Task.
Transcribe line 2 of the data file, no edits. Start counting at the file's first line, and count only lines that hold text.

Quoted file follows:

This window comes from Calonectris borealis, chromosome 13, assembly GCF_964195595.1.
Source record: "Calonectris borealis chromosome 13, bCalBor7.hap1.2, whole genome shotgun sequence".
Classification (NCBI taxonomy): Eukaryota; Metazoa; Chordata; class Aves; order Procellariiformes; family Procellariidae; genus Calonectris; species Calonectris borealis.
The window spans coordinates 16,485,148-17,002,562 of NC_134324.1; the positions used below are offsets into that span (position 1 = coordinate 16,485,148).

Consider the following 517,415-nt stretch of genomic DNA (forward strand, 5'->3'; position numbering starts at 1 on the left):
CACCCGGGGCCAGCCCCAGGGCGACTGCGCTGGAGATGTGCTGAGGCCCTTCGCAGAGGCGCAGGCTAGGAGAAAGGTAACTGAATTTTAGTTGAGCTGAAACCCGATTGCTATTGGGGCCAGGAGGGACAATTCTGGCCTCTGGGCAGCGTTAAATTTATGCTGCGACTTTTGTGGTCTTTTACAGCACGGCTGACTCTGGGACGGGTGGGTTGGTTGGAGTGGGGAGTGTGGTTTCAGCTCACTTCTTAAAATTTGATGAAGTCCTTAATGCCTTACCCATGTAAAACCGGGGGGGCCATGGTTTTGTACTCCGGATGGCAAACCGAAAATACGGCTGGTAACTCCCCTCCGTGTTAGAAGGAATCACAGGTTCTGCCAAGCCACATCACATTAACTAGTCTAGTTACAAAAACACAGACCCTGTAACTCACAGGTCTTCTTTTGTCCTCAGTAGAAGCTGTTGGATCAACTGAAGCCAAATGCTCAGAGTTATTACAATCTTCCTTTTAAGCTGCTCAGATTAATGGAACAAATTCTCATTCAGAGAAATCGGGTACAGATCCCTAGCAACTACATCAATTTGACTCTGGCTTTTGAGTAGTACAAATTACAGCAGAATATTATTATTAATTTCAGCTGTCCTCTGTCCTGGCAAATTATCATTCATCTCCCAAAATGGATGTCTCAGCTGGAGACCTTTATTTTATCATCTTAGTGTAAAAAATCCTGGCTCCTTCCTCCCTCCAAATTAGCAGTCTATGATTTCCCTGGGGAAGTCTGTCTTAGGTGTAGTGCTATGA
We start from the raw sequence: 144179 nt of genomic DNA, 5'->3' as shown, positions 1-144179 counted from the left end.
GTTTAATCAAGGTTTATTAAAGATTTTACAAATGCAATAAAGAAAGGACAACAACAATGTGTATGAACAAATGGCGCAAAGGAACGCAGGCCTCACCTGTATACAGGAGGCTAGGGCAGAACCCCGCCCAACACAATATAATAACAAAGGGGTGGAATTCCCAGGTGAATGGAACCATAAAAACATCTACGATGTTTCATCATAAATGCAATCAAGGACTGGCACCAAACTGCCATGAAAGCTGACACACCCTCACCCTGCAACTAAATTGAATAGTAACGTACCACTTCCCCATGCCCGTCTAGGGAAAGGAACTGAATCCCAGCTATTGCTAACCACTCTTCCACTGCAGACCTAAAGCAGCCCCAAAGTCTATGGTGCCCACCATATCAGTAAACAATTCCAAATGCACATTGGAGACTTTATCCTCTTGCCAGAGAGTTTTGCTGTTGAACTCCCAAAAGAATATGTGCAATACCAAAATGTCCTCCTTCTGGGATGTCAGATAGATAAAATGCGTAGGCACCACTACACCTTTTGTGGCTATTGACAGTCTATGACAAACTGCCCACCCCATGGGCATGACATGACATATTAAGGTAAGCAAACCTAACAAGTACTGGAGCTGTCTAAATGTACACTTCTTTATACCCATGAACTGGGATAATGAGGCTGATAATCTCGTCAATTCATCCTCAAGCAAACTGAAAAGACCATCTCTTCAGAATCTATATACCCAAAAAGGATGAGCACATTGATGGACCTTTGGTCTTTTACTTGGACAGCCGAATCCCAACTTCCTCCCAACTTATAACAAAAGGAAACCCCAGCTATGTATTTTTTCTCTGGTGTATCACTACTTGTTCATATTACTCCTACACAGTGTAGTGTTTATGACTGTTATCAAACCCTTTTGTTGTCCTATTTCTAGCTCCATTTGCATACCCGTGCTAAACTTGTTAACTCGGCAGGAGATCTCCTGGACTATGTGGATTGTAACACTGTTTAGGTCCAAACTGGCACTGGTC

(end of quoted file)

Source record: "Calonectris borealis chromosome 13, bCalBor7.hap1.2, whole genome shotgun sequence".